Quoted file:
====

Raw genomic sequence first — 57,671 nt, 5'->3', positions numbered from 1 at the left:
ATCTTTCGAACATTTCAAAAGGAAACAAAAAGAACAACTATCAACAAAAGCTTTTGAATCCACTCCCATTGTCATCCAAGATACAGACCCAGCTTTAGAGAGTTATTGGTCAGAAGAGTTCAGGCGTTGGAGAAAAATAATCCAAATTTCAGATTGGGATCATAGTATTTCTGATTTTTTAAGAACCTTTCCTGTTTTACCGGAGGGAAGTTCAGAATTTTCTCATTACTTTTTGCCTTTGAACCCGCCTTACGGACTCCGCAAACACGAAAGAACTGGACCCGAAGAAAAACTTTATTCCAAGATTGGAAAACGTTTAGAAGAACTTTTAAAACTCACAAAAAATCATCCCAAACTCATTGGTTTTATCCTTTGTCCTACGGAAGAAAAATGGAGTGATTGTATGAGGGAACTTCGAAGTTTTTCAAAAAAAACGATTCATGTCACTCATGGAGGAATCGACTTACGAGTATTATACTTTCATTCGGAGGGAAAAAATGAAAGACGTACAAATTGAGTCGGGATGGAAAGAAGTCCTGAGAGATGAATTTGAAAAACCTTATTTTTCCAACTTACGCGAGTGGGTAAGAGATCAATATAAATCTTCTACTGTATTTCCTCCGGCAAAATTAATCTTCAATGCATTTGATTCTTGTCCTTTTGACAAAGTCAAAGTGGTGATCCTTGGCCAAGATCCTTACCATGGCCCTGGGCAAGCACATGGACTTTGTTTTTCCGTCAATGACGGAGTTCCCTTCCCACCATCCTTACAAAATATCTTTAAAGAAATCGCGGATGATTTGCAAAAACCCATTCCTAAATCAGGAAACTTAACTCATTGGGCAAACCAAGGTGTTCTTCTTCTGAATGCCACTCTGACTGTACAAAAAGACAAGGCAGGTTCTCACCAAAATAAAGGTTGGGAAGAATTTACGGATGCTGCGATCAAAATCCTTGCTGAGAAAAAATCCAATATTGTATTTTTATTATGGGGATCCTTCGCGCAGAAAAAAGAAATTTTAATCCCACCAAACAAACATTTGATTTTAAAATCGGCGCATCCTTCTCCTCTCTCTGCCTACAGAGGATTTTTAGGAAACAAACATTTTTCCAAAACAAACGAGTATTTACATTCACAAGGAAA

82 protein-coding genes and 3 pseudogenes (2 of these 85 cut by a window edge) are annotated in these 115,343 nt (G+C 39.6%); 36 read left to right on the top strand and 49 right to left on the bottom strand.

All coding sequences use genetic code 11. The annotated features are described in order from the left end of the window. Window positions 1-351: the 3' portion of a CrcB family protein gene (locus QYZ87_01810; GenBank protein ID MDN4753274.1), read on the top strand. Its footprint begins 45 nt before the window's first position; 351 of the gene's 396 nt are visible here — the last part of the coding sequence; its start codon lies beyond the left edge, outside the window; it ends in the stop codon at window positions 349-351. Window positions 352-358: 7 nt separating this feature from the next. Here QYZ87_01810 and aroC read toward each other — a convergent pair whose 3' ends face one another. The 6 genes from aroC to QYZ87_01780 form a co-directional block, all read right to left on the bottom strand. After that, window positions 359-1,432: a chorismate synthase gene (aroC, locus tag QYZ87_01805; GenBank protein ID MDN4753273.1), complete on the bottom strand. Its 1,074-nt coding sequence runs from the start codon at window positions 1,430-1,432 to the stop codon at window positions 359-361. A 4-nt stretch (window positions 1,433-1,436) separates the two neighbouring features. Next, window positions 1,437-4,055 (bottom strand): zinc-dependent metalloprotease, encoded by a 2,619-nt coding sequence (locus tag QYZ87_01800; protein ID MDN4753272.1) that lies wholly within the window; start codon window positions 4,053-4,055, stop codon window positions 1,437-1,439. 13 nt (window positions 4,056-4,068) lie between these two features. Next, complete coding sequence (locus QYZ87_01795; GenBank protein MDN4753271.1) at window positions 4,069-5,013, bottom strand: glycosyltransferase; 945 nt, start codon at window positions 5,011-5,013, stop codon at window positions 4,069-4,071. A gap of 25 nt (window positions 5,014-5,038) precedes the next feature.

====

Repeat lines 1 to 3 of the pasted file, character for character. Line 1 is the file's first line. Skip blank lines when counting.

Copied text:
Raw genomic sequence first — 57,671 nt, 5'->3', positions numbered from 1 at the left:
ATCTTTCGAACATTTCAAAAGGAAACAAAAAGAACAACTATCAACAAAAGCTTTTGAATCCACTCCCATTGTCATCCAAGATACAGACCCAGCTTTAGAGAGTTATTGGTCAGAAGAGTTCAGGCGTTGGAGAAAAATAATCCAAATTTCAGATTGGGATCATAGTATTTCTGATTTTTTAAGAACCTTTCCTGTTTTACCGGAGGGAAGTTCAGAATTTTCTCATTACTTTTTGCCTTTGAACCCGCCTTACGGACTCCGCAAACACGAAAGAACTGGACCCGAAGAAAAACTTTATTCCAAGATTGGAAAACGTTTAGAAGAACTTTTAAAACTCACAAAAAATCATCCCAAACTCATTGGTTTTATCCTTTGTCCTACGGAAGAAAAATGGAGTGATTGTATGAGGGAACTTCGAAGTTTTTCAAAAAAAACGATTCATGTCACTCATGGAGGAATCGACTTACGAGTATTATACTTTCATTCGGAGGGAAAAAATGAAAGACGTACAAATTGAGTCGGGATGGAAAGAAGTCCTGAGAGATGAATTTGAAAAACCTTATTTTTCCAACTTACGCGAGTGGGTAAGAGATCAATATAAATCTTCTACTGTATTTCCTCCGGCAAAATTAATCTTCAATGCATTTGATTCTTGTCCTTTTGACAAAGTCAAAGTGGTGATCCTTGGCCAAGATCCTTACCATGGCCCTGGGCAAGCACATGGACTTTGTTTTTCCGTCAATGACGGAGTTCCCTTCCCACCATCCTTACAAAATATCTTTAAAGAAATCGCGGATGATTTGCAAAAACCCATTCCTAAATCAGGAAACTTAACTCATTGGGCAAACCAAGGTGTTCTTCTTCTGAATGCCACTCTGACTGTACAAAAAGACAAGGCAGGTTCTCACCAAAATAAAGGTTGGGAAGAATTTACGGATGCTGCGATCAAAATCCTTGCTGAGAAAAAATCCAATATTGTATTTTTATTATGGGGATCCTTCGCGCAGAAAAAAGAAATTTTAATCCCACCAAACAAACATTTGATTTTAAAATCGGCGCATCCTTCTCCTCTCTCTGCCTACAGAGGATTTTTAGGAAACAAACATTTTTCCAAAACAAACGAGTATTTACATTCACAAGGAAA

82 protein-coding genes and 3 pseudogenes (2 of these 85 cut by a window edge) are annotated in these 115,343 nt (G+C 39.6%); 36 read left to right on the top strand and 49 right to left on the bottom strand.